An email from the address of a friend said she was stranded overseas. Someone had stolen her passport and wallet. She urgently needed to borrow some money. However, the tone of the email didn’t sound like my friend. Suspecting deception, I didn’t send money.
A week later, my friend emailed to say her account had been hacked. “Don’t send money. I’m not overseas,” she said.
The source of a message affects its interpretation. Knowing its validity determines our response and whether or not we become victims.
Fraud is a bigger issue than having our money scammed. People’s souls and quality of life are at stake. Below are some considerations to protect you from being duped.
Satan Has One Aim
Jesus said, “The thief comes only to steal and kill and destroy; I came that they may have life, and have it abundantly” (John 10:10 NASB). Could there be any greater difference in intent than between Jesus and Satan?
Do you know the difference between your Shepherd’s voice and your enemy’s? It may be trickier than you think, for the Scriptures say, “Satan disguises himself as an angel of light” (2 Cor. 11:14 NASB).
When you wonder if it’s okay to take the enemy’s bait, remember his agenda. When you consider ignoring God’s revealed will, remember His good purpose.
Satan Uses Scripture Against Us
I’ve counseled women who were beaten down by someone wielding Scriptures out of context. One woman described how her alcoholic, unbelieving husband used “Wives submit to your husbands” to manipulate her. He didn’t contribute to the household financially or in any other productive way but demanded her obedience. I looked her in the eyes and asked why she let an unbeliever interpret God’s Word for her.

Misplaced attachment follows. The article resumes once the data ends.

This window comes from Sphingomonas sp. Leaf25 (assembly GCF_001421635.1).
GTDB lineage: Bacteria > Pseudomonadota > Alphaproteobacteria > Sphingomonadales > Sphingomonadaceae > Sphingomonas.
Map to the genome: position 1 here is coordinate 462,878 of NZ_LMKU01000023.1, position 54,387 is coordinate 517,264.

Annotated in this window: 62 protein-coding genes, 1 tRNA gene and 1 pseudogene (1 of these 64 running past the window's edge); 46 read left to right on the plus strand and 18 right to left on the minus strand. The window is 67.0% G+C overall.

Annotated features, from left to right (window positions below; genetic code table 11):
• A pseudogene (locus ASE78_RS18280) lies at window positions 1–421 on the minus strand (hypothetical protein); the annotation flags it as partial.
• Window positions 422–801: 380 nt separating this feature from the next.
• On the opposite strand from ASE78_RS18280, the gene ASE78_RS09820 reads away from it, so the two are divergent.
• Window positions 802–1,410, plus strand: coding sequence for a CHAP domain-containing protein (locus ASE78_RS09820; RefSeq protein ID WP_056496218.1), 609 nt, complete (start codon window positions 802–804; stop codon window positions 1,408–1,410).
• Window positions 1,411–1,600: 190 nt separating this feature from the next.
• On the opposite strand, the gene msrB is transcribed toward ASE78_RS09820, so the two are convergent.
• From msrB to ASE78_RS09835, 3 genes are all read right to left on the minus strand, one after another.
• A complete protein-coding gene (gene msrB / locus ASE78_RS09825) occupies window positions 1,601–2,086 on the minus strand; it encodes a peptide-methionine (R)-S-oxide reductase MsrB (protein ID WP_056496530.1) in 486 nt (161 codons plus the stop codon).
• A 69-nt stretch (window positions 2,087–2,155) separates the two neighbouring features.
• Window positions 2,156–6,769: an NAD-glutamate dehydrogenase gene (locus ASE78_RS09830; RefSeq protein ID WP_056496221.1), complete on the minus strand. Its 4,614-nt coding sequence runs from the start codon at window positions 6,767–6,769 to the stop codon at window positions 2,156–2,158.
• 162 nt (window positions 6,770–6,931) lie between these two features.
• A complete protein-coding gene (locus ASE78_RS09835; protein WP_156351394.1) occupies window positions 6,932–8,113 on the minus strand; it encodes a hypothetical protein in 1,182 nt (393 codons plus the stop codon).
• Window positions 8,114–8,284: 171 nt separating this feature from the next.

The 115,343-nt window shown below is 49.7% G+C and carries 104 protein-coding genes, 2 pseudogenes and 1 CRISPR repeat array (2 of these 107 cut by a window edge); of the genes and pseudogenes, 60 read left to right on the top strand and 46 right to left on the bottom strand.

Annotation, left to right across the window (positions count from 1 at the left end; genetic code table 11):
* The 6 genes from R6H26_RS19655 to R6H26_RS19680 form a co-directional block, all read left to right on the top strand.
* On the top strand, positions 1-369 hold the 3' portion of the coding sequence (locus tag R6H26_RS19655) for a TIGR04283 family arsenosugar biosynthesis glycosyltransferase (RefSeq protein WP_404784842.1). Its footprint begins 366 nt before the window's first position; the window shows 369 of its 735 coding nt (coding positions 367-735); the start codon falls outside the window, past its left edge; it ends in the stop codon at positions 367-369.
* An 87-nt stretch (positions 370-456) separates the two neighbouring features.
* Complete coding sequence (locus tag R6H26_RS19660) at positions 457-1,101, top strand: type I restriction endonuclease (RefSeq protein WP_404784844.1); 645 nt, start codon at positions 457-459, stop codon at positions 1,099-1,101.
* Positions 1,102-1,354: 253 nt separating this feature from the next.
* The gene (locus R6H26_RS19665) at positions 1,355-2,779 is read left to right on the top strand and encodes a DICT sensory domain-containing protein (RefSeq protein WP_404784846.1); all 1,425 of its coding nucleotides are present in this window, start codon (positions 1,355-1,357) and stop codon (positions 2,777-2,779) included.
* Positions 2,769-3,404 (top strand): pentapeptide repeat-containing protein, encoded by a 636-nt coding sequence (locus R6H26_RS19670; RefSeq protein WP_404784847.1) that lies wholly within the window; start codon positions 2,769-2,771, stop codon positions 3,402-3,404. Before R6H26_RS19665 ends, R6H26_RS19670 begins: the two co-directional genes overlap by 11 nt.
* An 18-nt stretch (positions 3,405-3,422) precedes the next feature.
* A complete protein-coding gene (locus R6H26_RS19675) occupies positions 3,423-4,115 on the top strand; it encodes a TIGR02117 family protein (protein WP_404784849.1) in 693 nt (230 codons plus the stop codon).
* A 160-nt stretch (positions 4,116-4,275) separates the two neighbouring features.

My question stunned her. The truth broke the spell he had over her.
Attaching a verse to his domination didn’t make this husband’s requests godly.
We must not forget that Satan used Scripture when he tempted Jesus in the wilderness. (See Matthew 4:6.) Cults manipulate their followers with rules that include biblical texts.
The Bible says, “The sum of Your word is truth” (Ps. 119:160 NASB). Any verse can be spun by the enemy and used against us if we aren’t discerning.
This principle was brought home to me when a family member and I disagreed on the next step to take in handling a sticky situation. His idea held the hope of a big reward but also carried great risk. I didn’t believe the situation warranted the gamble. And it was my call. My “no” brought argument not only from him but also in my mind.
Joshua 1:9 hammered in my head. “Have I not commanded you? Be strong and courageous! Do not tremble or be dismayed, for the Lord your God is with you wherever you go” (NASB).
This Scripture had encouraged me in the past. But this time it taunted me: “If you were strong and courageous you would go for it and take the risk.”
God’s word corrects but never condemns His children (Rom. 8:1; 2 Tim. 3:16). Satan, not Jesus, is the accuser. As soon as I recognized the accusing tone of these thoughts I was able to let them go. Peace filled me as I stood on my original “no.”
What tone of voice do you hear when you read the Scriptures? Does it sound harsh and condemning? That is not how Jesus addresses His flock. He describes Himself as “gentle and humble in heart” (Matt. 11:28-30).